End-to-end encrypted channels (BETA)

End-to-end encrypted channels provide the same subscription restrictions as private channels. In addition, the data field of events published to end-to-end encrypted channels is encrypted using an implementation of theSecretbox encryption standard defined in NaClbefore it leaves your server. Only authorized subscribers have access to the channel specific decryption key. This means that nobody except authorized subscribers can read the payload data, not even Pusher. End-to-end encrypted channels also provide end-to-end authenticity; that is your messages are protected from forgery, and that they are guaranteed to come from someone who holds the encryption master key.

Clients subscribing to encrypted channels must perform the same HTTP authentication step as private and presence channels.

Encrypted channels must be prefixed with private-encrypted-. See channel naming conventions.

After enabling this feature, you can verify that it is working by visiting the debug console for the app where you enabled the feature and seeing the ciphertext. You'll know that it is working if the messages you send over the channel are unreadable in the debug console.

At the moment encrypted channels are in Beta. We really appreciate any feedback you might have so we can continue to make improvements. In particular, encrypted channels are currently supported in a limited number of client and server libraries -- please let us know if you would like support added to an additional library. We can be contacted by email or through our support form.


Note on key rotation: Currently, if a client is unable to decrypt a message, it will make another request to your auth endpoint to obtain a new decryption key. If the client is still unable to decrypt the message with the new key, it will throw an error. We're thinking about better solutions to this problem, so this may change in the future.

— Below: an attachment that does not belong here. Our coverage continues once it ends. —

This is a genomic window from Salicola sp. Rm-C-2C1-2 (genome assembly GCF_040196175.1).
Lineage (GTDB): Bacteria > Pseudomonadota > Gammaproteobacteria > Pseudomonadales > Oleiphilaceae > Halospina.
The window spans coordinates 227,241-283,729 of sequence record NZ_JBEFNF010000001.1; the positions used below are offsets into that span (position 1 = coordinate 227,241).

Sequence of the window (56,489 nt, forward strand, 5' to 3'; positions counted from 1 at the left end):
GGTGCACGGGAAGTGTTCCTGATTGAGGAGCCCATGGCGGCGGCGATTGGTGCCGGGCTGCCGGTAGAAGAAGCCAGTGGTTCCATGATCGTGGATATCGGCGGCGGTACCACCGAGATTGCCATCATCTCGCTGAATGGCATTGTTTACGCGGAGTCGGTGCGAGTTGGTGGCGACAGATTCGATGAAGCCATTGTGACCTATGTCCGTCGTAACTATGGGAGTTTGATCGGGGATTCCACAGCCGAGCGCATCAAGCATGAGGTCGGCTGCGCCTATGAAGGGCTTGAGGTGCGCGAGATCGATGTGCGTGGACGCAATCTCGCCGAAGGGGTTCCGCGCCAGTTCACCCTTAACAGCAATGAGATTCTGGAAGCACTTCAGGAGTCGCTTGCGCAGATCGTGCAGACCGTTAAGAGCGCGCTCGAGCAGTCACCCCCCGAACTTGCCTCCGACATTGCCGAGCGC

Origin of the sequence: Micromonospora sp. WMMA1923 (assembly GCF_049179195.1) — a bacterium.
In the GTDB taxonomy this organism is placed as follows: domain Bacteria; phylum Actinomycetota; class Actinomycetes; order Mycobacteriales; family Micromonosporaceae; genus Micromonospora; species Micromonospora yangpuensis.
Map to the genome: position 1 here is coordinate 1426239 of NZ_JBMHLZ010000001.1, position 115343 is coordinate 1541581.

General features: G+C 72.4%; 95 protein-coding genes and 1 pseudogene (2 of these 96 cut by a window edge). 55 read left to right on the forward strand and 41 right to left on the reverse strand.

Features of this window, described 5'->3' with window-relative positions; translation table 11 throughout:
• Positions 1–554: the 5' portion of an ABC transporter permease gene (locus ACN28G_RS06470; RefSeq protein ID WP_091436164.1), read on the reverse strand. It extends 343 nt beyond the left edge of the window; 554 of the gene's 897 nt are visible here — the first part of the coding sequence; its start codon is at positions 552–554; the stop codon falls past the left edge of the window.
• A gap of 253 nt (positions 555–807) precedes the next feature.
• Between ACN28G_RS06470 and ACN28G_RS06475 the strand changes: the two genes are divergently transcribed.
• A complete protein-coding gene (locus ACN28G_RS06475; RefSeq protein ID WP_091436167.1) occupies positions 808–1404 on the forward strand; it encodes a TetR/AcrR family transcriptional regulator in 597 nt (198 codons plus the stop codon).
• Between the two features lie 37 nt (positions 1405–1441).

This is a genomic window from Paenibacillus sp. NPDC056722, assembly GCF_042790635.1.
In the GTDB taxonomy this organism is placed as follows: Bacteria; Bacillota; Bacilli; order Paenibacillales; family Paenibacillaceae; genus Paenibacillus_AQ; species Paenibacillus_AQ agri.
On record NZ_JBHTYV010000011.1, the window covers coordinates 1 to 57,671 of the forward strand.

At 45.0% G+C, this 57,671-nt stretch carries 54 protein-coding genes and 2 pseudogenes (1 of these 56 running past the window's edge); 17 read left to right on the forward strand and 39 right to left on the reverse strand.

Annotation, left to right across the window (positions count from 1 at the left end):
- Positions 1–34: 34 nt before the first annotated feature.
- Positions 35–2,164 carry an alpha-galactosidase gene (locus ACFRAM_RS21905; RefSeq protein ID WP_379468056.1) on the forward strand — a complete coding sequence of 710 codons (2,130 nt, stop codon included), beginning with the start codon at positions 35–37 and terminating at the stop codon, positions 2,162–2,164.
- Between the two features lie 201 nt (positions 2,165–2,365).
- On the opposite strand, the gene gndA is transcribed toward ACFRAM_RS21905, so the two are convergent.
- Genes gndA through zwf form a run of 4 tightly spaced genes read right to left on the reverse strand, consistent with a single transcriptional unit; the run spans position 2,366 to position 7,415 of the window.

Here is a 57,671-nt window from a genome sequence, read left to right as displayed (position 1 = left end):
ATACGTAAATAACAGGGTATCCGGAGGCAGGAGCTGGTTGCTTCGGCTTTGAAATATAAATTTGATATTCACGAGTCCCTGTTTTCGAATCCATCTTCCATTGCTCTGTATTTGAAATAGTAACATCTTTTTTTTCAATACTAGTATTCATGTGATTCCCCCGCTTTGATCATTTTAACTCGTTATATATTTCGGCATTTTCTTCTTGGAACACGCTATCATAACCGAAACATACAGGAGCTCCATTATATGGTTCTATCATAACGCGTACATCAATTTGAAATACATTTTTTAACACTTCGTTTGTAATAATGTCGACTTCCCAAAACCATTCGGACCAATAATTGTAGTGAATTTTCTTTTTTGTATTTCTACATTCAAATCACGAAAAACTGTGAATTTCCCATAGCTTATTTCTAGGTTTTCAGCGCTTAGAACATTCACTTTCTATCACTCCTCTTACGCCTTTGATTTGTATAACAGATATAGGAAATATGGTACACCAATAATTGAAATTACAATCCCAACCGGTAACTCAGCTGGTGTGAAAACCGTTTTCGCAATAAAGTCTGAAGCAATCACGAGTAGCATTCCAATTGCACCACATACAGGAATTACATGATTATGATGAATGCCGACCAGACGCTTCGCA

Encrypted channel subscriptions must be authenticated in the exact same way as private channels. See Authenticating Users.

For encryption and decryption to work the server library must be instantiated with a 32 byte encryption key, encoded as base64.

  • Node.js
  • Go
  • PHP
  • laravel
  • python
var pusher = new Pusher({
  appId: 'APP_ID',
  key: 'APP_KEY',
  secret: 'SECRET_KEY',
  useTLS: true,
  encryptionMasterKeyBase64: 'YOUR_MASTER_KEY', // generate this with, e.g. 'openssl rand -base64 32'

This master encryption key is never sent to pusher and should be something difficult to guess. We suggest using something like the openssl command below to generate a random key and keeping it somewhere secure.

openssl rand -base64 32
The base64 encoding of a 32 byte key will be 44 bytes long.
The key is encoded like this to ensure that the full range of values can be used for each byte, while the key can still be stored and passed to the library as an ASCII safe string.


When a subscription takes place the user authentication process will be triggered. In addition to providing an auth token, the authentication process to an encrypted channel provides an encryption/decryption key which is used by the client to decrypt events. This happens automatically and if you are using a supported library you do not need to do anything.

var encryptedChannel = pusher.subscribe(encryptedChannelName);
  • encryptedChannelName (String)
    • The name of the channel to subscribe to. Since it is an encrypted channel the name must be prefixed with private-encrypted-
  • Returns
    • A Channel object which events can be bound to. See binding to events for more information on the Channel object.


See unsubscribing from channels.


See binding to events for general information about how to bind to events on a channel object.